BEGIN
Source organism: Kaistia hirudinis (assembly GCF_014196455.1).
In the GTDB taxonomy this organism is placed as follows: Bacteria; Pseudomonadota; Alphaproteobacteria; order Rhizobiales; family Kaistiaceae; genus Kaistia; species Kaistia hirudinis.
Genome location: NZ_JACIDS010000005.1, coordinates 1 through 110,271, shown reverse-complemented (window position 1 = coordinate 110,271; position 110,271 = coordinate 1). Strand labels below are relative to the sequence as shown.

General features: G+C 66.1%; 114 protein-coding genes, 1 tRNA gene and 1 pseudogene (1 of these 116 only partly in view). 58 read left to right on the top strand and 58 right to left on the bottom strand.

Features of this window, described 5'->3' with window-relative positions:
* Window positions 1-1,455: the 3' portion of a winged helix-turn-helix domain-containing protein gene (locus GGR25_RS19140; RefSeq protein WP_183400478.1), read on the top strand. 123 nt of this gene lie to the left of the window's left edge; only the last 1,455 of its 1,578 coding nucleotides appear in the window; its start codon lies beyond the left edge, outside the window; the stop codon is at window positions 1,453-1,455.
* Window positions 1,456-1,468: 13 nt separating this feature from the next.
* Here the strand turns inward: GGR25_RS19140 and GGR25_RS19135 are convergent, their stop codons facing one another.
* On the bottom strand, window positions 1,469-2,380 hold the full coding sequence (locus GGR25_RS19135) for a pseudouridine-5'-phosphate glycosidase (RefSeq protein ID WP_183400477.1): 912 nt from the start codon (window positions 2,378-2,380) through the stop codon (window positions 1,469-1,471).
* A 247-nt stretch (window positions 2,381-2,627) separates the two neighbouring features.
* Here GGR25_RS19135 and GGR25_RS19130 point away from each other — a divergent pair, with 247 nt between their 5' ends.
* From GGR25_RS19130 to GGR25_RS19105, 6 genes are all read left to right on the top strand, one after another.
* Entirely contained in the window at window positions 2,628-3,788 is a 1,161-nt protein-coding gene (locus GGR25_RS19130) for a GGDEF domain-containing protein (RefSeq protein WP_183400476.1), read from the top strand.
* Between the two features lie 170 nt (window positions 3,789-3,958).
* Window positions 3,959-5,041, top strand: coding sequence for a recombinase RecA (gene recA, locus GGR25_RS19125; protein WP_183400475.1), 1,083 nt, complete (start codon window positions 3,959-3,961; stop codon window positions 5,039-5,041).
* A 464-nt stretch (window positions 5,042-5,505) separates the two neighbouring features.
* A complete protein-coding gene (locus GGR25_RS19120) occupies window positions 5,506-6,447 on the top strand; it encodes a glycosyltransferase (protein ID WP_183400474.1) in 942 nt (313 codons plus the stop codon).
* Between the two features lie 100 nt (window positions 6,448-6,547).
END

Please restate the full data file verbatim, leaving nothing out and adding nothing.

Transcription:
Source organism: Kaistia hirudinis (assembly GCF_014196455.1).
In the GTDB taxonomy this organism is placed as follows: Bacteria; Pseudomonadota; Alphaproteobacteria; order Rhizobiales; family Kaistiaceae; genus Kaistia; species Kaistia hirudinis.
Genome location: NZ_JACIDS010000005.1, coordinates 1 through 110,271, shown reverse-complemented (window position 1 = coordinate 110,271; position 110,271 = coordinate 1). Strand labels below are relative to the sequence as shown.

General features: G+C 66.1%; 114 protein-coding genes, 1 tRNA gene and 1 pseudogene (1 of these 116 only partly in view). 58 read left to right on the top strand and 58 right to left on the bottom strand.

Features of this window, described 5'->3' with window-relative positions:
* Window positions 1-1,455: the 3' portion of a winged helix-turn-helix domain-containing protein gene (locus GGR25_RS19140; RefSeq protein WP_183400478.1), read on the top strand. 123 nt of this gene lie to the left of the window's left edge; only the last 1,455 of its 1,578 coding nucleotides appear in the window; its start codon lies beyond the left edge, outside the window; the stop codon is at window positions 1,453-1,455.
* Window positions 1,456-1,468: 13 nt separating this feature from the next.
* Here the strand turns inward: GGR25_RS19140 and GGR25_RS19135 are convergent, their stop codons facing one another.
* On the bottom strand, window positions 1,469-2,380 hold the full coding sequence (locus GGR25_RS19135) for a pseudouridine-5'-phosphate glycosidase (RefSeq protein ID WP_183400477.1): 912 nt from the start codon (window positions 2,378-2,380) through the stop codon (window positions 1,469-1,471).
* A 247-nt stretch (window positions 2,381-2,627) separates the two neighbouring features.
* Here GGR25_RS19135 and GGR25_RS19130 point away from each other — a divergent pair, with 247 nt between their 5' ends.
* From GGR25_RS19130 to GGR25_RS19105, 6 genes are all read left to right on the top strand, one after another.
* Entirely contained in the window at window positions 2,628-3,788 is a 1,161-nt protein-coding gene (locus GGR25_RS19130) for a GGDEF domain-containing protein (RefSeq protein WP_183400476.1), read from the top strand.
* Between the two features lie 170 nt (window positions 3,789-3,958).
* Window positions 3,959-5,041, top strand: coding sequence for a recombinase RecA (gene recA, locus GGR25_RS19125; protein WP_183400475.1), 1,083 nt, complete (start codon window positions 3,959-3,961; stop codon window positions 5,039-5,041).
* A 464-nt stretch (window positions 5,042-5,505) separates the two neighbouring features.
* A complete protein-coding gene (locus GGR25_RS19120) occupies window positions 5,506-6,447 on the top strand; it encodes a glycosyltransferase (protein ID WP_183400474.1) in 942 nt (313 codons plus the stop codon).
* Between the two features lie 100 nt (window positions 6,448-6,547).